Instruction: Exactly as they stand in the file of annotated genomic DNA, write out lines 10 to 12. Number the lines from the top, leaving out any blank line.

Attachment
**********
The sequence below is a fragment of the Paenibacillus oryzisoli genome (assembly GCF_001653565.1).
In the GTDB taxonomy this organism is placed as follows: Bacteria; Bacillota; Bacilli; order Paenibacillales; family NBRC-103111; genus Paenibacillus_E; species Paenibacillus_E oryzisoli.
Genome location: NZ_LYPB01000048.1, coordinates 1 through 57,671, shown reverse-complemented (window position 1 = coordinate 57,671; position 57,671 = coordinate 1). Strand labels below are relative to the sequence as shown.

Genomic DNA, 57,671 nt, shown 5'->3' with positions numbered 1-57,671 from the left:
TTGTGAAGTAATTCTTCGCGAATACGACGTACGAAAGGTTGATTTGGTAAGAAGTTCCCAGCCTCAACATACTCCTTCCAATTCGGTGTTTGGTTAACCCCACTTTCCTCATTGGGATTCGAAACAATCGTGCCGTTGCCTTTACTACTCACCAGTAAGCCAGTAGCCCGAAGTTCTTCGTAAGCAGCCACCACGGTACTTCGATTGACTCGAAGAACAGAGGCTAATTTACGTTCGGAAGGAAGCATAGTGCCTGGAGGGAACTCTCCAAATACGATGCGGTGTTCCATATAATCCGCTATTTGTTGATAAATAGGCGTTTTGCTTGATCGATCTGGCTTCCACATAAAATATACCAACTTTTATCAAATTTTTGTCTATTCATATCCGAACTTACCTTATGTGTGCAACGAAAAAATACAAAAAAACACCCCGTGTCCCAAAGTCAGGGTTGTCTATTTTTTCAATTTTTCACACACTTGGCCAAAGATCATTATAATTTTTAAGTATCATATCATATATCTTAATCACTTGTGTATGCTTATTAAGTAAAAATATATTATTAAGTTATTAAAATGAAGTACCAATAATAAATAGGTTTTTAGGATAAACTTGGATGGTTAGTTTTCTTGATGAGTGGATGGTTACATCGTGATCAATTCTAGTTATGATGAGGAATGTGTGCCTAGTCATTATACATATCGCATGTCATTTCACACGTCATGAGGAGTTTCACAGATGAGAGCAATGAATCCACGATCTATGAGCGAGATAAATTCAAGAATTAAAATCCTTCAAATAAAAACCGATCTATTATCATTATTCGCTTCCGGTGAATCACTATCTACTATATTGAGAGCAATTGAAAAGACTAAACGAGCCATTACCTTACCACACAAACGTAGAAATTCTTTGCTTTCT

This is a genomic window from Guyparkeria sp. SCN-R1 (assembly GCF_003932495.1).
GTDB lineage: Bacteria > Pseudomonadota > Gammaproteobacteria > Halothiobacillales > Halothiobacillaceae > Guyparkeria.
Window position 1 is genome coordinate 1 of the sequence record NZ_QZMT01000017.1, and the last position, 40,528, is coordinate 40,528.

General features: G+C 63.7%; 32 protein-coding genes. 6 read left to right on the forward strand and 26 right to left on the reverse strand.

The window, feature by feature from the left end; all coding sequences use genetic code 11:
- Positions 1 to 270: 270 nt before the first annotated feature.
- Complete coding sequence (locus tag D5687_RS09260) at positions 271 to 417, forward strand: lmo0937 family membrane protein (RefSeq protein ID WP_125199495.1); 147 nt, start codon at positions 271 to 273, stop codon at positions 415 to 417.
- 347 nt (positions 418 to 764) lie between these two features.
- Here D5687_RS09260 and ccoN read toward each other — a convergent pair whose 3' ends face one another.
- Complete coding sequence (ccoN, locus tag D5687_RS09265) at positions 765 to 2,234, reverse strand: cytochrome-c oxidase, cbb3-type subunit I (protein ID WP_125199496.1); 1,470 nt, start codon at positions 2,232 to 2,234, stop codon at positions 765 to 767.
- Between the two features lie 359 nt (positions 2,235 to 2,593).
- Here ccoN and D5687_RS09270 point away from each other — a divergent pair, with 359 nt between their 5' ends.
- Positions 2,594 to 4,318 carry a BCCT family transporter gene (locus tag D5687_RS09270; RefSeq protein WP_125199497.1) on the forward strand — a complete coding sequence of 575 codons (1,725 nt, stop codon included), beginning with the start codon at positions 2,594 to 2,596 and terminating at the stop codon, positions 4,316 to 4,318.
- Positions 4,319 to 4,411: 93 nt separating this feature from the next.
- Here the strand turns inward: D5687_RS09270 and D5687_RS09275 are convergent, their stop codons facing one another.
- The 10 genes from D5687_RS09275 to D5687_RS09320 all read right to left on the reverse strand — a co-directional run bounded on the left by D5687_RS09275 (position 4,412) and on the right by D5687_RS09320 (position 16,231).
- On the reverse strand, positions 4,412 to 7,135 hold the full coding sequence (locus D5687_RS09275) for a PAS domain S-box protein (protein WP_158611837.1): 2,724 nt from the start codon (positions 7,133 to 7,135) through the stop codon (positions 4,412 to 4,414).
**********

The window, feature by feature from the left end; all coding sequences use genetic code 11:
- Positions 1 to 270: 270 nt before the first annotated feature.
- Complete coding sequence (locus tag D5687_RS09260) at positions 271 to 417, forward strand: lmo0937 family membrane protein (RefSeq protein ID WP_125199495.1); 147 nt, start codon at positions 271 to 273, stop codon at positions 415 to 417.